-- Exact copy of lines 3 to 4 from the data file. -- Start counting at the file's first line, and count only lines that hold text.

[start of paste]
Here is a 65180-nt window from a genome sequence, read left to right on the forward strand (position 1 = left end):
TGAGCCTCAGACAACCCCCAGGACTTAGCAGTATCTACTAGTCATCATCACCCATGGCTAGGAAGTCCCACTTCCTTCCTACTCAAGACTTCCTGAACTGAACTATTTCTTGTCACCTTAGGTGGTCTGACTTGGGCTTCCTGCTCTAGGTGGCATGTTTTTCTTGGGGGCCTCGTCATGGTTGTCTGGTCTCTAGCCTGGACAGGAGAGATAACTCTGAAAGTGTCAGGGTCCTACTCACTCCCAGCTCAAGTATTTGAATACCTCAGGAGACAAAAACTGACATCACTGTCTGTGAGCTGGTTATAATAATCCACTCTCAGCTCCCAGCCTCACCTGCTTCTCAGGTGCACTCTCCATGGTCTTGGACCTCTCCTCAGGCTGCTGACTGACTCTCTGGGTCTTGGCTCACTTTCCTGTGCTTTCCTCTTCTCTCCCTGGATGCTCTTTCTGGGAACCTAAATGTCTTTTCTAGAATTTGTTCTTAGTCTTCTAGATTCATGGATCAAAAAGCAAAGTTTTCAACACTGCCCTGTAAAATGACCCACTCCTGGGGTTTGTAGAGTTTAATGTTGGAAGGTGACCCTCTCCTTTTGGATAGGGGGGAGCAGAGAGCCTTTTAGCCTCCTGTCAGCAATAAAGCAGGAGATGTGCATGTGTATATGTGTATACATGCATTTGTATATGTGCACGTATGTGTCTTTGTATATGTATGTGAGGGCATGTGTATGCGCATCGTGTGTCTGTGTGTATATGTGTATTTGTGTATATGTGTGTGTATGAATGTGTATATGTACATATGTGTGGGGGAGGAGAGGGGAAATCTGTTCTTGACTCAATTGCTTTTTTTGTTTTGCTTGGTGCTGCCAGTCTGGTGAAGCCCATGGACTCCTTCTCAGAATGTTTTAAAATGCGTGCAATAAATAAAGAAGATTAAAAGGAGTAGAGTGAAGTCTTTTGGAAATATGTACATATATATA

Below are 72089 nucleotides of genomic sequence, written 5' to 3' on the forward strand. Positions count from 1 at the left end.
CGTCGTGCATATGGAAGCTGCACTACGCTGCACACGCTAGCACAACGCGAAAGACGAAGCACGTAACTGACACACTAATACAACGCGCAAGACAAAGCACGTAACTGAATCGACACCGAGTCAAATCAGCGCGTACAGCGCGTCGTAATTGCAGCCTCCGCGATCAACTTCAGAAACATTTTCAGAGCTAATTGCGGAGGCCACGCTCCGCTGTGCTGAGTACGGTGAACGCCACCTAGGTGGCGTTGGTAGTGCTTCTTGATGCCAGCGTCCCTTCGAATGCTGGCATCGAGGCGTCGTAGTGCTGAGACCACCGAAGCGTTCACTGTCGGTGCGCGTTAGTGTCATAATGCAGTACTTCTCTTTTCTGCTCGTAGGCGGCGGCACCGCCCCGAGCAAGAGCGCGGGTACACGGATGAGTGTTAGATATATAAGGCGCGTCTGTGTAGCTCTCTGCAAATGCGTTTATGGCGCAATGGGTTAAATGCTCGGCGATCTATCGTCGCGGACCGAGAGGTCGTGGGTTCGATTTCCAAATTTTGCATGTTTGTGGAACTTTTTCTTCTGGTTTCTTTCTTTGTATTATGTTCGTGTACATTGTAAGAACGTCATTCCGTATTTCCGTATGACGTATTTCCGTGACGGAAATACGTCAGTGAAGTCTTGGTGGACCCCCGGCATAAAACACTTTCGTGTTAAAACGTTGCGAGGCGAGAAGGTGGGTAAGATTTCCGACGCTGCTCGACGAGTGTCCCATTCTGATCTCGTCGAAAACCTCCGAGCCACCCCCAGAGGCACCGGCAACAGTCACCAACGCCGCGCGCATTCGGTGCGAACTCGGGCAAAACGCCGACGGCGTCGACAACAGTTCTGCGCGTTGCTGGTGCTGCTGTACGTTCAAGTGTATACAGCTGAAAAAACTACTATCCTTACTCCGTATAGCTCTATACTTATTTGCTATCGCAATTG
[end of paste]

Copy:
Below are 72089 nucleotides of genomic sequence, written 5' to 3' on the forward strand. Positions count from 1 at the left end.
CGTCGTGCATATGGAAGCTGCACTACGCTGCACACGCTAGCACAACGCGAAAGACGAAGCACGTAACTGACACACTAATACAACGCGCAAGACAAAGCACGTAACTGAATCGACACCGAGTCAAATCAGCGCGTACAGCGCGTCGTAATTGCAGCCTCCGCGATCAACTTCAGAAACATTTTCAGAGCTAATTGCGGAGGCCACGCTCCGCTGTGCTGAGTACGGTGAACGCCACCTAGGTGGCGTTGGTAGTGCTTCTTGATGCCAGCGTCCCTTCGAATGCTGGCATCGAGGCGTCGTAGTGCTGAGACCACCGAAGCGTTCACTGTCGGTGCGCGTTAGTGTCATAATGCAGTACTTCTCTTTTCTGCTCGTAGGCGGCGGCACCGCCCCGAGCAAGAGCGCGGGTACACGGATGAGTGTTAGATATATAAGGCGCGTCTGTGTAGCTCTCTGCAAATGCGTTTATGGCGCAATGGGTTAAATGCTCGGCGATCTATCGTCGCGGACCGAGAGGTCGTGGGTTCGATTTCCAAATTTTGCATGTTTGTGGAACTTTTTCTTCTGGTTTCTTTCTTTGTATTATGTTCGTGTACATTGTAAGAACGTCATTCCGTATTTCCGTATGACGTATTTCCGTGACGGAAATACGTCAGTGAAGTCTTGGTGGACCCCCGGCATAAAACACTTTCGTGTTAAAACGTTGCGAGGCGAGAAGGTGGGTAAGATTTCCGACGCTGCTCGACGAGTGTCCCATTCTGATCTCGTCGAAAACCTCCGAGCCACCCCCAGAGGCACCGGCAACAGTCACCAACGCCGCGCGCATTCGGTGCGAACTCGGGCAAAACGCCGACGGCGTCGACAACAGTTCTGCGCGTTGCTGGTGCTGCTGTACGTTCAAGTGTATACAGCTGAAAAAACTACTATCCTTACTCCGTATAGCTCTATACTTATTTGCTATCGCAATTG